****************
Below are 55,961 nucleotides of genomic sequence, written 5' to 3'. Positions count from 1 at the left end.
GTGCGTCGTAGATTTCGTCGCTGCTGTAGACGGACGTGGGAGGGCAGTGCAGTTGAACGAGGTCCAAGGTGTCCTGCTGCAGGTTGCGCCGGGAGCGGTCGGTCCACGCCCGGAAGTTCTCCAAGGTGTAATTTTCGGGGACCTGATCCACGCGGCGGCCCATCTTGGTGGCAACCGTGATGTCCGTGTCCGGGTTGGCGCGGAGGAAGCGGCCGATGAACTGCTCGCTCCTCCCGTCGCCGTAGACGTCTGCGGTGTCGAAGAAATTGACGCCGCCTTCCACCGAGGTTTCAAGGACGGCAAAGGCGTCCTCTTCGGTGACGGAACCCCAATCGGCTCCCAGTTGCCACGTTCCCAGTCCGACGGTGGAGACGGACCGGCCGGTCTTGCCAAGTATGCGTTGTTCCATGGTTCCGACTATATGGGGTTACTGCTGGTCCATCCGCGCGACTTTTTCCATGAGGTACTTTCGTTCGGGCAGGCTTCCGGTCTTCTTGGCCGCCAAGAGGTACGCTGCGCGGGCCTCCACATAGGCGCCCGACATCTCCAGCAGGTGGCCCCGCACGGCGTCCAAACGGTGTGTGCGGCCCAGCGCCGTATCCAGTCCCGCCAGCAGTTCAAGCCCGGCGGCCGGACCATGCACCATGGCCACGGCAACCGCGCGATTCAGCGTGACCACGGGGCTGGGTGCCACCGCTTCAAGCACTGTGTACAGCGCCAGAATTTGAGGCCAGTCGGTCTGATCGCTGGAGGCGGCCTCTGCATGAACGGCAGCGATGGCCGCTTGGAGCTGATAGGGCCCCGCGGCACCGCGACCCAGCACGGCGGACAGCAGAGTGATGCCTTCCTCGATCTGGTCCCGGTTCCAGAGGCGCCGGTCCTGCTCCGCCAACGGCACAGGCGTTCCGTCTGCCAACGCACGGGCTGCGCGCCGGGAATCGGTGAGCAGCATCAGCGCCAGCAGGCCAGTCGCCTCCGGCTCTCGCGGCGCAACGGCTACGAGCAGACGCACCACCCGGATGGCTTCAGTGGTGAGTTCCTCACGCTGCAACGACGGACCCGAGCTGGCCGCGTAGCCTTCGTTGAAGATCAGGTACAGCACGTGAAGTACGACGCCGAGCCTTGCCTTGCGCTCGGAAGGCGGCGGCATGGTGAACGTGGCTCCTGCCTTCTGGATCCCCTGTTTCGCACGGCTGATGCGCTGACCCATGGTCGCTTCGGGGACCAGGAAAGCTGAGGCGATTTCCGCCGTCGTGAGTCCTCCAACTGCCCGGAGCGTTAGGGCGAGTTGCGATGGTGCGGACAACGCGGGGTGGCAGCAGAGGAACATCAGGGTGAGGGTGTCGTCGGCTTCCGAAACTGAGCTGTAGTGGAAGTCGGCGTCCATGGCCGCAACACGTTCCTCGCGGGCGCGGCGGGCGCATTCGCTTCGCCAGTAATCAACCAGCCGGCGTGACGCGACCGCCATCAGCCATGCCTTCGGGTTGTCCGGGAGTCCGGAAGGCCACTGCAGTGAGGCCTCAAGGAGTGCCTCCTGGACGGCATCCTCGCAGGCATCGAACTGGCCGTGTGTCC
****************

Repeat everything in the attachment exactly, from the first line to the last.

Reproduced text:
Below are 55,961 nucleotides of genomic sequence, written 5' to 3'. Positions count from 1 at the left end.
GTGCGTCGTAGATTTCGTCGCTGCTGTAGACGGACGTGGGAGGGCAGTGCAGTTGAACGAGGTCCAAGGTGTCCTGCTGCAGGTTGCGCCGGGAGCGGTCGGTCCACGCCCGGAAGTTCTCCAAGGTGTAATTTTCGGGGACCTGATCCACGCGGCGGCCCATCTTGGTGGCAACCGTGATGTCCGTGTCCGGGTTGGCGCGGAGGAAGCGGCCGATGAACTGCTCGCTCCTCCCGTCGCCGTAGACGTCTGCGGTGTCGAAGAAATTGACGCCGCCTTCCACCGAGGTTTCAAGGACGGCAAAGGCGTCCTCTTCGGTGACGGAACCCCAATCGGCTCCCAGTTGCCACGTTCCCAGTCCGACGGTGGAGACGGACCGGCCGGTCTTGCCAAGTATGCGTTGTTCCATGGTTCCGACTATATGGGGTTACTGCTGGTCCATCCGCGCGACTTTTTCCATGAGGTACTTTCGTTCGGGCAGGCTTCCGGTCTTCTTGGCCGCCAAGAGGTACGCTGCGCGGGCCTCCACATAGGCGCCCGACATCTCCAGCAGGTGGCCCCGCACGGCGTCCAAACGGTGTGTGCGGCCCAGCGCCGTATCCAGTCCCGCCAGCAGTTCAAGCCCGGCGGCCGGACCATGCACCATGGCCACGGCAACCGCGCGATTCAGCGTGACCACGGGGCTGGGTGCCACCGCTTCAAGCACTGTGTACAGCGCCAGAATTTGAGGCCAGTCGGTCTGATCGCTGGAGGCGGCCTCTGCATGAACGGCAGCGATGGCCGCTTGGAGCTGATAGGGCCCCGCGGCACCGCGACCCAGCACGGCGGACAGCAGAGTGATGCCTTCCTCGATCTGGTCCCGGTTCCAGAGGCGCCGGTCCTGCTCCGCCAACGGCACAGGCGTTCCGTCTGCCAACGCACGGGCTGCGCGCCGGGAATCGGTGAGCAGCATCAGCGCCAGCAGGCCAGTCGCCTCCGGCTCTCGCGGCGCAACGGCTACGAGCAGACGCACCACCCGGATGGCTTCAGTGGTGAGTTCCTCACGCTGCAACGACGGACCCGAGCTGGCCGCGTAGCCTTCGTTGAAGATCAGGTACAGCACGTGAAGTACGACGCCGAGCCTTGCCTTGCGCTCGGAAGGCGGCGGCATGGTGAACGTGGCTCCTGCCTTCTGGATCCCCTGTTTCGCACGGCTGATGCGCTGACCCATGGTCGCTTCGGGGACCAGGAAAGCTGAGGCGATTTCCGCCGTCGTGAGTCCTCCAACTGCCCGGAGCGTTAGGGCGAGTTGCGATGGTGCGGACAACGCGGGGTGGCAGCAGAGGAACATCAGGGTGAGGGTGTCGTCGGCTTCCGAAACTGAGCTGTAGTGGAAGTCGGCGTCCATGGCCGCAACACGTTCCTCGCGGGCGCGGCGGGCGCATTCGCTTCGCCAGTAATCAACCAGCCGGCGTGACGCGACCGCCATCAGCCATGCCTTCGGGTTGTCCGGGAGTCCGGAAGGCCACTGCAGTGAGGCCTCAAGGAGTGCCTCCTGGACGGCATCCTCGCAGGCATCGAACTGGCCGTGTGTCC